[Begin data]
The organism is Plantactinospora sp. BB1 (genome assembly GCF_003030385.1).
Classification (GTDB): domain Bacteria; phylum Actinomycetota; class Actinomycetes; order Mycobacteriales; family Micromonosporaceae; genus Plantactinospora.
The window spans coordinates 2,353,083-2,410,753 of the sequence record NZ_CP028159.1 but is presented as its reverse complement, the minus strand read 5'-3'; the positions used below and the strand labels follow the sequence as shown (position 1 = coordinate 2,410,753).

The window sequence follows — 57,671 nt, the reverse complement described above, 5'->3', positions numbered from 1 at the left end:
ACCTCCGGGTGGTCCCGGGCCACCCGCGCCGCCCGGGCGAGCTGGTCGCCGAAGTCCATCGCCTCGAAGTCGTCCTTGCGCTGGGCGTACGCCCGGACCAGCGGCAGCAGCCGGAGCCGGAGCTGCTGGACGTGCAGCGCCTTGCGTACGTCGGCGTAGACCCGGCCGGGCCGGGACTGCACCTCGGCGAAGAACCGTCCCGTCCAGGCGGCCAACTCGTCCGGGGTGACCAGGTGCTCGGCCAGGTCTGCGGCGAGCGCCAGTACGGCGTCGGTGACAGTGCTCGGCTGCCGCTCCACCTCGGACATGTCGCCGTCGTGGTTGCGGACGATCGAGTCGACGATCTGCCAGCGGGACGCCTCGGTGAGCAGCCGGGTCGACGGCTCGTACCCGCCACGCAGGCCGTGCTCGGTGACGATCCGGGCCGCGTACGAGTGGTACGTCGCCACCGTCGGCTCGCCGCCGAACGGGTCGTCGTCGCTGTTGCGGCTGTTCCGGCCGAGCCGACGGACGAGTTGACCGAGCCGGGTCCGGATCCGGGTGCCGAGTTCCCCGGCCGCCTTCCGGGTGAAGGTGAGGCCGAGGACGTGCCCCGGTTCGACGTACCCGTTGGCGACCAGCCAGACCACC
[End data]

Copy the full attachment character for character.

The organism is Plantactinospora sp. BB1 (genome assembly GCF_003030385.1).
Classification (GTDB): domain Bacteria; phylum Actinomycetota; class Actinomycetes; order Mycobacteriales; family Micromonosporaceae; genus Plantactinospora.
The window spans coordinates 2,353,083-2,410,753 of the sequence record NZ_CP028159.1 but is presented as its reverse complement, the minus strand read 5'-3'; the positions used below and the strand labels follow the sequence as shown (position 1 = coordinate 2,410,753).

The window sequence follows — 57,671 nt, the reverse complement described above, 5'->3', positions numbered from 1 at the left end:
ACCTCCGGGTGGTCCCGGGCCACCCGCGCCGCCCGGGCGAGCTGGTCGCCGAAGTCCATCGCCTCGAAGTCGTCCTTGCGCTGGGCGTACGCCCGGACCAGCGGCAGCAGCCGGAGCCGGAGCTGCTGGACGTGCAGCGCCTTGCGTACGTCGGCGTAGACCCGGCCGGGCCGGGACTGCACCTCGGCGAAGAACCGTCCCGTCCAGGCGGCCAACTCGTCCGGGGTGACCAGGTGCTCGGCCAGGTCTGCGGCGAGCGCCAGTACGGCGTCGGTGACAGTGCTCGGCTGCCGCTCCACCTCGGACATGTCGCCGTCGTGGTTGCGGACGATCGAGTCGACGATCTGCCAGCGGGACGCCTCGGTGAGCAGCCGGGTCGACGGCTCGTACCCGCCACGCAGGCCGTGCTCGGTGACGATCCGGGCCGCGTACGAGTGGTACGTCGCCACCGTCGGCTCGCCGCCGAACGGGTCGTCGTCGCTGTTGCGGCTGTTCCGGCCGAGCCGACGGACGAGTTGACCGAGCCGGGTCCGGATCCGGGTGCCGAGTTCCCCGGCCGCCTTCCGGGTGAAGGTGAGGCCGAGGACGTGCCCCGGTTCGACGTACCCGTTGGCGACCAGCCAGACCACC